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Mozambique: innovative media initiative allows vulnerable groups to access information

TV Surdo – broadcast on YouTube (Photo: screenshot)

TV Surdo, an initiative created in 2008, aims to produce content for people with hearing and visual impairments. The television channel produces its own content, broadcasting on three television stations based in Maputo, Mozambique's capital.

The productions are also available on a YouTube channel. According to the International Center of Journalists, TV Surdo emerged to make information more inclusive since most traditional television channels often inadvertently exclude people with disabilities.

In a post on its Facebook, TV Surdo noted that though there is law facilitating access to information, disabled people continue to be excluded:

Sete anos depois da aprovação da lei 34/2014 de Dezembro que regula o direito à informação, persistem desafios sobre acesso à informação para pessoas com deficiência.
Entretanto a TV Surdo continua a manter viva a esperança de deixar informadas todas as pessoas com deficiência.

Seven years after the approval of law 34/2014 of December, which regulates the right to information, challenges remain regarding access to information for people with disabilities.
Meanwhile TV Surdo continues to keep alive the hope of informing all people with disabilities.
#TVDeaf
#Inclusive Media

Mozambique has about 727,000 people with some type of disability, according to data from the National Institute of Statistics (INE) 2017 census. The country has more than 68,000 people with hearing impairment and challenges. There are also more than 58,000 people with visual impairments.

Television and radio are still the most common means of information

In Mozambique, the majority of the population does not have access to digital media. Only 21 percent of its more than 30 million inhabitants have internet access. In practical terms, television and radio have the greatest reach in the country.

For Mozambicans, radio is the most popular information channel. According to the Social Communication Institute (ICS), about 75 percent of the country's population gets news through community radio stations.

The lack of media inclusion in Mozambique was highlighted in a study by the Institute for Multiparty Democracy. The study mentions the lack of educational programs and opportunities on the radio, television, and the internet. Although the COVID-19 pandemic has forced the education sector to explore these mediums as new forms of learning, educational content is still rare.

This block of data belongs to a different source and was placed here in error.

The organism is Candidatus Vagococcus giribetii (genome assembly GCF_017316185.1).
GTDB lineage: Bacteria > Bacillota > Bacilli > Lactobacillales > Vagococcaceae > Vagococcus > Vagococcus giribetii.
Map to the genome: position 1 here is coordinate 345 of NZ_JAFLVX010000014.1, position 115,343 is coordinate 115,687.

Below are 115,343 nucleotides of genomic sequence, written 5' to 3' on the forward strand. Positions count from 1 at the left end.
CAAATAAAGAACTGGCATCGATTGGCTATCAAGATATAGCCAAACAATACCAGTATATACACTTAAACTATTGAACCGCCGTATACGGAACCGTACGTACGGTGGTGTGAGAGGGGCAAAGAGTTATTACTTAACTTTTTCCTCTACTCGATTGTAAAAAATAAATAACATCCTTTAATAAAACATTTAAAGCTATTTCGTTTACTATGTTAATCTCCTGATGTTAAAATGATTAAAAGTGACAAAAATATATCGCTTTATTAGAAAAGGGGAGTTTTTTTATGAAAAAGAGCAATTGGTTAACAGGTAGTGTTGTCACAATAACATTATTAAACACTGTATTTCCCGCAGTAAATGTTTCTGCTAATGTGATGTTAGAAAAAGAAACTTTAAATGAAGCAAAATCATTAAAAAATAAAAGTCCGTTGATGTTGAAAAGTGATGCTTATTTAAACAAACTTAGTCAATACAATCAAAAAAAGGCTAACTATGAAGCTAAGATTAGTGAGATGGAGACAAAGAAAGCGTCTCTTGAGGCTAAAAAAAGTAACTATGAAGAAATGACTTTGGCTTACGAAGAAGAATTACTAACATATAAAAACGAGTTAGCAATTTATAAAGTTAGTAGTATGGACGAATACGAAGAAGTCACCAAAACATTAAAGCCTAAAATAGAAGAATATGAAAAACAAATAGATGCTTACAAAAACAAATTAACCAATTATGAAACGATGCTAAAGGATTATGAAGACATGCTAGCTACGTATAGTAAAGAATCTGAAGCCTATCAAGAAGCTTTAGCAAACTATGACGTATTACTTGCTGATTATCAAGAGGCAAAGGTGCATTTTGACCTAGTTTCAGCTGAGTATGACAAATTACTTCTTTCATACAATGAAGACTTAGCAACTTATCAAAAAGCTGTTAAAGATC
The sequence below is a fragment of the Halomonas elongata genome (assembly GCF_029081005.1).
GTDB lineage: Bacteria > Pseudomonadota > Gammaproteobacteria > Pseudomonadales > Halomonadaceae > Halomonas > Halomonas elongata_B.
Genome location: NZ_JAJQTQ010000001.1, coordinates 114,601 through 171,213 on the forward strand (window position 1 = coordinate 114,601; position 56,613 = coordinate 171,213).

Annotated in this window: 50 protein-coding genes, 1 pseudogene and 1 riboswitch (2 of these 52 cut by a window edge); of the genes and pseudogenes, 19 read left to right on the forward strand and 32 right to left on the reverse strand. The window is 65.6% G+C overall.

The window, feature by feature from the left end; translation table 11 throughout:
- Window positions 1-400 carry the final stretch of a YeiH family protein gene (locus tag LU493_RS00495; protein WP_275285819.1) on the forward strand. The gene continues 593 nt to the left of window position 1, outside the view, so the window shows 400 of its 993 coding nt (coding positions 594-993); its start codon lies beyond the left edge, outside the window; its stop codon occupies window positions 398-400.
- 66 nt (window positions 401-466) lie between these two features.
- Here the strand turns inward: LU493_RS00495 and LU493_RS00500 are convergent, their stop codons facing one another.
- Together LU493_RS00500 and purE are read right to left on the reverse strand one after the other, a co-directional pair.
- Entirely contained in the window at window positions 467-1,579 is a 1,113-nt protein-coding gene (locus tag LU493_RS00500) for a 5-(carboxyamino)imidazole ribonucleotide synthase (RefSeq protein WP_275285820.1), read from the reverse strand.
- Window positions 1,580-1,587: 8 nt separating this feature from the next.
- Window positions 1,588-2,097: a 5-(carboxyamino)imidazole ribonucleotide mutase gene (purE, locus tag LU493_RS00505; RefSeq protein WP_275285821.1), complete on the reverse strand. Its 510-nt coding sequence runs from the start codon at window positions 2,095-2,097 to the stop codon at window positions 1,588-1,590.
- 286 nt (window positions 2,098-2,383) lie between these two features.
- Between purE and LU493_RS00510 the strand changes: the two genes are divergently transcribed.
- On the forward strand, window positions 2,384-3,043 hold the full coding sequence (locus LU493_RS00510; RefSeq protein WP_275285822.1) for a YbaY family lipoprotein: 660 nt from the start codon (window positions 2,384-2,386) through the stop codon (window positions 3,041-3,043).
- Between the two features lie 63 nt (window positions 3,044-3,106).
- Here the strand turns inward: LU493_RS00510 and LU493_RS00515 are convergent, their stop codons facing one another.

Another challenge around television access is the ongoing process of changing the analog distribution system in Mozambique to digital.

Although it has already been postponed at least twice, Mozambique is supposed to switch from analog television to digital systems, which allow for better quality visual and audio television transmission — as well as the emergence of new media channels and products in the Mozambican market. The process is being implemented by the public company of Transport, Multiplication, and Transmission (TMT).

According to the Minister of Transport and Communications, Janfar Abdulai, the process of migration from analog to digital television is underway, as the first phase of switching off broadcasters was completed on September 30. However, this situation has worried users who fear it might be exclusive:

Analog Signal Shutdown and its effects

pic.twitter.com/f8RsvkvuAt

— Omardine Zacarias Omar Rajua (@OmarRajua) September 28, 2021

Society
Migration from analogue to digital signal: there is “confusion” in stores that sell decoders in Maputo#senami #falsacaodedocumentos #nampula #opaisonline #opais #gruposoicohttps://t.co/CIqriKKsgP pic.twitter.com/TXSs3GO90z

— O País Online (@opaisonline) September 23, 2021

In this context, TV Surdo stands out for its ability to reach a greater number of people, not being limited only and specifically to deaf people in digital media, but equally to anyone with any type of disability.

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